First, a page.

I've been enjoying my free copy of Seth Godin's recent manifesto, Stop Stealing Dreams.
He shares the interesting origin of multiple-choice tests in Section 10, Frederick J. Kelly and your nightmares:
In 1914, a professor in Kansas invented the multiple-choice test. Yes, it’s less than a hundred years old.
There was an emergency on. World War I was ramping up, hundreds of thousands of new immigrants needed to be processed and educated, and factories were hungry for workers. The government had just made two years of high school mandatory, and we needed a temporary, high-efficiency way to sort students and quickly assign them to appropriate slots.
In the words of Professor Kelly, “This is a test of lower order thinking for the lower orders.”
A few years later, as President of the University of Idaho, Kelly disowned the idea, pointing out that it was an appropriate method to test only a tiny portion of what is actually taught and should be abandoned. The industrialists and the mass educators revolted and he was fired.
The SAT, the single most important filtering device used to measure the effect of school on each individual, is based (almost without change) on Kelly’s lower-order thinking test. Still.
The reason is simple. Not because it works. No, we do it because it’s the easy and efficient way to keep the mass production of students moving forward.
Memorizing information is pointless when you have a computer in your pocket with all the world's information just a touch away. Is the only thing we can teach these days is how to get a high test SAT score?
I find it odd that teachers spend more time teaching youth to memorize trivial information (like "When was the war of 1812?") than they do teaching them to competently search and find it on the Internet. Oh, wait...is that because most teachers are technically illiterate? It's not their fault, I mean the administrators over at the school district won't "let" them stray from the curriculum.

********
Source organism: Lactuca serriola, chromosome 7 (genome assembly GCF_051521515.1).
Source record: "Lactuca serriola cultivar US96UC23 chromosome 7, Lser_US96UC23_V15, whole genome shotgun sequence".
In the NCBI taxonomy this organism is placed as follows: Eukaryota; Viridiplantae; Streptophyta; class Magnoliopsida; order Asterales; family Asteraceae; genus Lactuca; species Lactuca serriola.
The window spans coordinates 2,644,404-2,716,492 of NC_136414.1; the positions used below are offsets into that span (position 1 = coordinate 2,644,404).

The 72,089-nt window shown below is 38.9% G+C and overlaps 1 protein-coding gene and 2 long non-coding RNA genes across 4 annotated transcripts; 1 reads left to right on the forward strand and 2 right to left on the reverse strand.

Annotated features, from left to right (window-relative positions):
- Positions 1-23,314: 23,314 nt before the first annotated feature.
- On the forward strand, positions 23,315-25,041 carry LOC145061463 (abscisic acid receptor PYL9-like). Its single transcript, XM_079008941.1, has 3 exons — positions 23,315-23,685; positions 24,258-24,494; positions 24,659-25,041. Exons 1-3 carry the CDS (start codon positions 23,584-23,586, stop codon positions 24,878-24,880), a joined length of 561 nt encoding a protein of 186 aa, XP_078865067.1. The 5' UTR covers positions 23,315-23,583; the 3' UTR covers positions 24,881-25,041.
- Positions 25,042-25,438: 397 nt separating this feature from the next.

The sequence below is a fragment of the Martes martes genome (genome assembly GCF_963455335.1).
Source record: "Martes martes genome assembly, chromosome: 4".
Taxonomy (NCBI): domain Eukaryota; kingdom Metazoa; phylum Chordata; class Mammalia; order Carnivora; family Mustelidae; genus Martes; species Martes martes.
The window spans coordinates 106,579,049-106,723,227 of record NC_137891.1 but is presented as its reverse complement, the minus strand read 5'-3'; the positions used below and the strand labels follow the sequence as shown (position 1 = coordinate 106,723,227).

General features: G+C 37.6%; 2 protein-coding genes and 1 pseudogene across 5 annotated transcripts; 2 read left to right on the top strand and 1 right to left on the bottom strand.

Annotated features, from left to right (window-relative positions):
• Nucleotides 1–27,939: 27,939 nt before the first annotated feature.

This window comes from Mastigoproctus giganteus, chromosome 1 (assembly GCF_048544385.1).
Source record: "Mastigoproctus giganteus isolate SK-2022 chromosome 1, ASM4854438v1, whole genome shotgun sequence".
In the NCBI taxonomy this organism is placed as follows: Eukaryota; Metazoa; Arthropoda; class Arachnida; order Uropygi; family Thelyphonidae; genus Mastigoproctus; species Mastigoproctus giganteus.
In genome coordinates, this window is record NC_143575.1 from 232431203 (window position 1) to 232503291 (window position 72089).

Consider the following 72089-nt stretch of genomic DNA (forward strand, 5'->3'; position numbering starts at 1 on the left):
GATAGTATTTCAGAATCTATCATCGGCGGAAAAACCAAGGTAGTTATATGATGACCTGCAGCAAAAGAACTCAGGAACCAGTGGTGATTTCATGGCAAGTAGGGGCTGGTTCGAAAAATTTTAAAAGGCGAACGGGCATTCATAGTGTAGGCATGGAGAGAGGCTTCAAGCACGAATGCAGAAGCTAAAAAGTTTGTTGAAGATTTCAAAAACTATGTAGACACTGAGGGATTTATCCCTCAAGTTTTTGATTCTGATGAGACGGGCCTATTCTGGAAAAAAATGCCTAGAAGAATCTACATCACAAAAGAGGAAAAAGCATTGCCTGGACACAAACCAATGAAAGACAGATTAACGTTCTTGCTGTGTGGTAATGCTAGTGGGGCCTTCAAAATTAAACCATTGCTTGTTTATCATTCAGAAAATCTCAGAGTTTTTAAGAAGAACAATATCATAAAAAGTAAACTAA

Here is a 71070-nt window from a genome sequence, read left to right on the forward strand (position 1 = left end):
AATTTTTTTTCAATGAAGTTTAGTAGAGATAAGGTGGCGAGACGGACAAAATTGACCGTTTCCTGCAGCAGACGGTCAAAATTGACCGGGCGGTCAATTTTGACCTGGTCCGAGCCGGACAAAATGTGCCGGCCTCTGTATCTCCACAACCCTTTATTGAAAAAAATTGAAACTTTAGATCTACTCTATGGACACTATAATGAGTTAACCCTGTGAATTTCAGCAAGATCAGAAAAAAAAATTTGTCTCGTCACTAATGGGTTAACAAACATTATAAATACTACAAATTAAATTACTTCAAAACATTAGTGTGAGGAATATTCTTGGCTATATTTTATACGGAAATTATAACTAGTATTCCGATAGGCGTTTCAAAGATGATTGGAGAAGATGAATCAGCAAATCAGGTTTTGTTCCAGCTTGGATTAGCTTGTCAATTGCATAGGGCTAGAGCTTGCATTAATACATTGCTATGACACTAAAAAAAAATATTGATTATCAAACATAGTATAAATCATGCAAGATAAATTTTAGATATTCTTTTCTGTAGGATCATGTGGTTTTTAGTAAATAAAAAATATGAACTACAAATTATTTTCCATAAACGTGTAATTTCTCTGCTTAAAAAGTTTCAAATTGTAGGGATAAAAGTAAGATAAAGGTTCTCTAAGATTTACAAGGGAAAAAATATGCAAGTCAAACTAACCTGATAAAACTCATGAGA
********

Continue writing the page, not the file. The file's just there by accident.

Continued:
I often hear teachers complain about students attitudes and how flaky they are. Here's an idea, what if we taught youth to make commitments (and keep them), to overcome fear, to deal transparently, to initiate, and to plan a course?
Can adults teach youth (or other adults) to desire lifelong learning, to express themselves, and to innovate? I believe it is possible. I believe it is more likely on an outdoor retreat, camp, or field trip than in a classroom via a boring power point presentation.
REAL LEARNING is not done to you. Learning is something you choose to do.
The world has changed and unfortunately the school system is exactly that, a industrialized "system," working on a massive scale, that has significant byproducts, including the destruction of many of the attitudes and emotions we’d like to build our culture around. In the early industrial economy of the 19th and 20th centuries the two biggest challenges were finding enough compliant workers and finding enough eager customers. School was invented to solve these problems, and it worked.
The 21st century economy needs creative thinkers and problem solvers, not mindless cogs that are obedient, on-time, and work to make widgets cheaper and faster than the day before.
Paul Hill, Ph.D.
I design, plan, and evaluate economic development programs for Utah State University.
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